Articles from Brian Hicks

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Debugging JSON

A recurring theme in the Elm community (and this blog) is that JSON is kind of
difficult to get started with. This makes sense, since it’s all about dealing
with data that other people provide for us. It’s hard to debug what’s happening
with JSON decoders since they’re often used in HTTP response decoders. So today
we’re going to talk about some general advice: how do you even debug JSON?

Decoding JSON With Dynamic Keys

Sometimes JSON just doesn’t play nice with our nice type systems. Consuming JSON
from a wide variety of sources can be challenging. Even when working with an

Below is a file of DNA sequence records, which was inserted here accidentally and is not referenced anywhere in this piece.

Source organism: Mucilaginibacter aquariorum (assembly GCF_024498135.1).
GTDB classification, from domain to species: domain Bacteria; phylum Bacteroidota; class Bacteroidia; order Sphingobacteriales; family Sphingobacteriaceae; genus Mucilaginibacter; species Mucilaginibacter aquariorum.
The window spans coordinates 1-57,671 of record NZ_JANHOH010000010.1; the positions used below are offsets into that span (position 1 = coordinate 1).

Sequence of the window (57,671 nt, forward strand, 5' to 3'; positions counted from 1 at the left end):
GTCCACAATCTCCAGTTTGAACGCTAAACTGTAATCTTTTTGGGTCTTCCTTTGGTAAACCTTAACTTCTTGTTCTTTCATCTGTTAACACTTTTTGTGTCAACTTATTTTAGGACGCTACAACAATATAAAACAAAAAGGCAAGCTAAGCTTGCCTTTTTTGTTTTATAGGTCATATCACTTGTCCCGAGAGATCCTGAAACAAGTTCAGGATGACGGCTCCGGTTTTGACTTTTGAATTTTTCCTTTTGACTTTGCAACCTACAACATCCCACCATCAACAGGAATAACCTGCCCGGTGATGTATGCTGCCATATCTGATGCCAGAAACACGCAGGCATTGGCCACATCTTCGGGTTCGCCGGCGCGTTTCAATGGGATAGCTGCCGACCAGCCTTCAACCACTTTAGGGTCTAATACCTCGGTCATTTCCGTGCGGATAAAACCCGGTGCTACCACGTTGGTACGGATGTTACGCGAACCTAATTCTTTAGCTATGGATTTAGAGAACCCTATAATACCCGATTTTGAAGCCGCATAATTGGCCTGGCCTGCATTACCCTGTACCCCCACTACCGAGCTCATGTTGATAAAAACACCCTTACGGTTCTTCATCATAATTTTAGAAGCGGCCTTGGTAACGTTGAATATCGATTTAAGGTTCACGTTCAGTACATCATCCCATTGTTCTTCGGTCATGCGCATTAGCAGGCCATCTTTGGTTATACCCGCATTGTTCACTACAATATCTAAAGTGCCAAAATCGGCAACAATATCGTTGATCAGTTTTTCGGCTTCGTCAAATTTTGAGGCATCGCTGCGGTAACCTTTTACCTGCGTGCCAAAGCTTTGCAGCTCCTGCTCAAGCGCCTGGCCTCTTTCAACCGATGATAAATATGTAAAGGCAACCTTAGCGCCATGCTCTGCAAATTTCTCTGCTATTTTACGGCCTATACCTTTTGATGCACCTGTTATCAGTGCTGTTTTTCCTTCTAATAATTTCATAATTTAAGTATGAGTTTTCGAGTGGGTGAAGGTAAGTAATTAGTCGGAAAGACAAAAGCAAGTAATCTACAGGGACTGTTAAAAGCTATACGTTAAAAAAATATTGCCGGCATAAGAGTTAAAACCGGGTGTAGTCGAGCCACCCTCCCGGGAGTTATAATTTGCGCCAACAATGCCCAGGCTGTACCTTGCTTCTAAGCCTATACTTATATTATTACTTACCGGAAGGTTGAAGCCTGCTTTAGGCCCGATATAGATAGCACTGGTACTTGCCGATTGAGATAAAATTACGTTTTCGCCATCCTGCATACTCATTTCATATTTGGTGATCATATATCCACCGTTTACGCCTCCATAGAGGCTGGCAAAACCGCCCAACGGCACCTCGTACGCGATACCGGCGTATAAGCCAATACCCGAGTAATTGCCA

internal team you can be dealing with strange encodings. One common pattern is a
JSON object with dynamic keys. How we deal with this depends on the semantics of
the data, but it breaks down into two distinct patterns.

Two Talking Maybes is Maybe Too Many

Richard Feldman spoke two weeks ago at the first elm-conf. (it went quite well,
thank you for asking!) He pointed out something as a code smell that’s been
bothering me for a while. I want to emphasize it, so go ahead and watch the
recording and then we’ll talk about it. It’s only 25 minutes and well worth your

Values, Pipes, and Arrows

Say you’ve got a bunch of functions, and you want to use them together.
This is a common situation, but it can get a little… messy.
Let’s take an example from the Elm docs:

scale 2 (move (10,10) (filled blue (ngon 5 30)))

This is, well, just OK.
A little parentheses go a long way, but this is just unclear.
You have to follow them very closely to figure out the evaluation order.
Editor highlighting can help, but wouldn’t it be better to get rid of the problem?
But how do we do that?